Sip Advisor Bar Notes (3.5 Sips out of 5):
When searching for a drink to combine with this post, I stumbled upon this incredibly interesting recipe (Coconut Milk, Lime Juice and Hot Sauce!) that had the perfect name to suit the article. I was very curious going in about how this would taste and it was pretty decent with a bit of flame at the end. The Lime Juice caused some slight curdling, but not enough to disgust the drinker.

July 14 – Guillotine

Devices of Death

Implements of execution and their history are cruel but fascinating from many perspectives. Whether you look at the technology that has gone into the design or the history behind it, there is much to learn. Here are some of the contraptions that caught my attention after making today’s drink:

Guillotine

People are always looking to make things more efficient and the French nailed it when they took the age old act of beheading someone and mechanized it. Out were the days of needing multiple hacks of an often worn blade to sever a victim’s head, and in were the new days of “humanitarian” beheading. The guillotine became a popular image of the French Revolution, particularly the “Reign of Terror” period, which caused much upheaval in the country and saw the executions of King Louie XVI and Queen Marie Antoinette, among others. The best nickname for the Guillotine had to be ‘The National Razor’. The Sanson family of France was a six-generation dynasty (is that the right word for this!?) of executioners and Charles-Henri Sanson was largely responsible for making the guillotine the country’s next great killing machine.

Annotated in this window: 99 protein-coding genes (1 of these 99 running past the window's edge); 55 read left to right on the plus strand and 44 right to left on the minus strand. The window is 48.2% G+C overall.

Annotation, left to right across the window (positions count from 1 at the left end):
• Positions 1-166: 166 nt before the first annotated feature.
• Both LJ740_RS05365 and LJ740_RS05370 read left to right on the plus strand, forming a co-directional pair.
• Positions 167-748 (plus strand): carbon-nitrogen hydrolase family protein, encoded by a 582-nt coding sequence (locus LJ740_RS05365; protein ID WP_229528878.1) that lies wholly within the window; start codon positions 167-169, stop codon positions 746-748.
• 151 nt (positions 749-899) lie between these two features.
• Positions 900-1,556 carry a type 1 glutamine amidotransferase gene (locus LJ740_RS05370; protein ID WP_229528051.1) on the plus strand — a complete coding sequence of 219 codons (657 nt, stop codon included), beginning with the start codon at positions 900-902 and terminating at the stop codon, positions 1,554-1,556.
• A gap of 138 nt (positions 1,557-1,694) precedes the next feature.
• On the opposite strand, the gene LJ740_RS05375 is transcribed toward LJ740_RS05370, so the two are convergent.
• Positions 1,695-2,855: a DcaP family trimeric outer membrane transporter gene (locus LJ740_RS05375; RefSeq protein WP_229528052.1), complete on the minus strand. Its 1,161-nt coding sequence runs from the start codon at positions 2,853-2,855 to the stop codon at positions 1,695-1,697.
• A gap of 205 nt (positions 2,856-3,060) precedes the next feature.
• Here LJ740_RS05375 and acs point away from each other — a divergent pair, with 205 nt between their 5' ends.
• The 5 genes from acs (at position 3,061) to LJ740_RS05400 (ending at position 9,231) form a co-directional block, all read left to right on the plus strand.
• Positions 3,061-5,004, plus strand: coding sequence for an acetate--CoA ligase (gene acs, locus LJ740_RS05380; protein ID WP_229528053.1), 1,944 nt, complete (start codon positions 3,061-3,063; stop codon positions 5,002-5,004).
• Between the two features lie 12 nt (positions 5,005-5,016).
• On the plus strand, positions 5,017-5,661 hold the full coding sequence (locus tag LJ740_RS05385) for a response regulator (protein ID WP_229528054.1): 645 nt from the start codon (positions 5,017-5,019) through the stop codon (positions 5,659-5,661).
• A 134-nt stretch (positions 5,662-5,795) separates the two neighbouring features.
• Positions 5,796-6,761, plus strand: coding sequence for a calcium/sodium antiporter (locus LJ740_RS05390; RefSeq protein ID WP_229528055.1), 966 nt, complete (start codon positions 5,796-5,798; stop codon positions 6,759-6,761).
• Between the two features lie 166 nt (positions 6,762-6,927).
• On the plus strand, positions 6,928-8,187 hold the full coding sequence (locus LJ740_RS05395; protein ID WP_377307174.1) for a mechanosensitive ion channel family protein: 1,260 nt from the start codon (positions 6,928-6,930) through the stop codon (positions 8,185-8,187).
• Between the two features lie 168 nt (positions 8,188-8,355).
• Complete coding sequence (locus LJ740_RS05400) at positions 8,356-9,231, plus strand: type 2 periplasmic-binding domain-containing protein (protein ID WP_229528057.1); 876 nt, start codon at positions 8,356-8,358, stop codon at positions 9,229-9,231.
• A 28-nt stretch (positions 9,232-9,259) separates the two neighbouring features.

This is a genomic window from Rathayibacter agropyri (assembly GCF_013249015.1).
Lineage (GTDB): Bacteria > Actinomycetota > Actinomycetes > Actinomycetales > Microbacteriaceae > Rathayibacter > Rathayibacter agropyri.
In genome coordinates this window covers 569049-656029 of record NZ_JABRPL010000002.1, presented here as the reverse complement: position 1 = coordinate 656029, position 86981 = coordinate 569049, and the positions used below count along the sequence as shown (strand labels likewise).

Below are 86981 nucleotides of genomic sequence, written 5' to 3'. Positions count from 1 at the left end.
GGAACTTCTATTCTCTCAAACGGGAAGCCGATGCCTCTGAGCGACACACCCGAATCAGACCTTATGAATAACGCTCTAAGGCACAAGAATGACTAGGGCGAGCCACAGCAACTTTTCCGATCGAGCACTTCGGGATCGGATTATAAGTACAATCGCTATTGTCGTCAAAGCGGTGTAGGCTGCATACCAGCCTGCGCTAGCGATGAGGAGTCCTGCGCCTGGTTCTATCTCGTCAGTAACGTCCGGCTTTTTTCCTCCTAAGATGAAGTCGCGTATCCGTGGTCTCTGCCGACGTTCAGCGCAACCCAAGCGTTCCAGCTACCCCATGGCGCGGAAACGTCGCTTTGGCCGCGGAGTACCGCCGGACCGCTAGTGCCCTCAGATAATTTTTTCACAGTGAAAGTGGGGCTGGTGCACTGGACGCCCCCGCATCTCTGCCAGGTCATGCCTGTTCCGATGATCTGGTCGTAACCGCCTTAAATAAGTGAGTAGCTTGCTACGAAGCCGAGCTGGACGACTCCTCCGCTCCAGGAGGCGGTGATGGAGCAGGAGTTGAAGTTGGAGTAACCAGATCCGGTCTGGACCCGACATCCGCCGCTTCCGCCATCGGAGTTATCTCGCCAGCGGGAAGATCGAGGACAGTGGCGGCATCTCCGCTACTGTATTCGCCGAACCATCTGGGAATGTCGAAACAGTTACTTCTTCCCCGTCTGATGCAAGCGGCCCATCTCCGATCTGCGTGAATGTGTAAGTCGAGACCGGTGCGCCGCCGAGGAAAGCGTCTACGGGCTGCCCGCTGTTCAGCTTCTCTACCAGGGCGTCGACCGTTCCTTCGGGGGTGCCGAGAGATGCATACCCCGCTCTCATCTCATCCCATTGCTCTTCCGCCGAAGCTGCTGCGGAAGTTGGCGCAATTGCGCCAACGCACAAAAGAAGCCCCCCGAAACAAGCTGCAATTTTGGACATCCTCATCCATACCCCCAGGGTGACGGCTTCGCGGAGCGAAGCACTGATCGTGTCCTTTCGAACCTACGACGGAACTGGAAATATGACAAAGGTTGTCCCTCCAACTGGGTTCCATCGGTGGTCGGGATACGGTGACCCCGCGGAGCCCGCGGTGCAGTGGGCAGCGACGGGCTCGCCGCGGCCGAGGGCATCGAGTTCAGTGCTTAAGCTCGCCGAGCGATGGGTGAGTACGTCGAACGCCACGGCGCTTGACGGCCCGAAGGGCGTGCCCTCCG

guillotine

Electric Chair

With the modernization of many death machines, designers were bound to harness the power of electricity for executions. As Thomas Edison worked to launch his direct current (DC) electricity, he publicly electrocuted an elephant and other animals using George Westinghouse’s competing alternating current (AC). The campaign to discourage the use of AC worked in at least one way: it was used for electric chairs beginning in 1890. The chair lost favour with many quickly (including Westinghouse) due to its high degree of cruelty and its failure to execute a criminal quickly. A photo of Ruth Snyder’s execution in 1928 was snapped by photojournalist Tom Howard, who was wearing a camera strapped to his ankle. It has become one of the most famous newspaper photos of all-time. While ‘the chair’ is rarely used today, it is still an option for many death row inmates, depending on the state they are incarcerated in.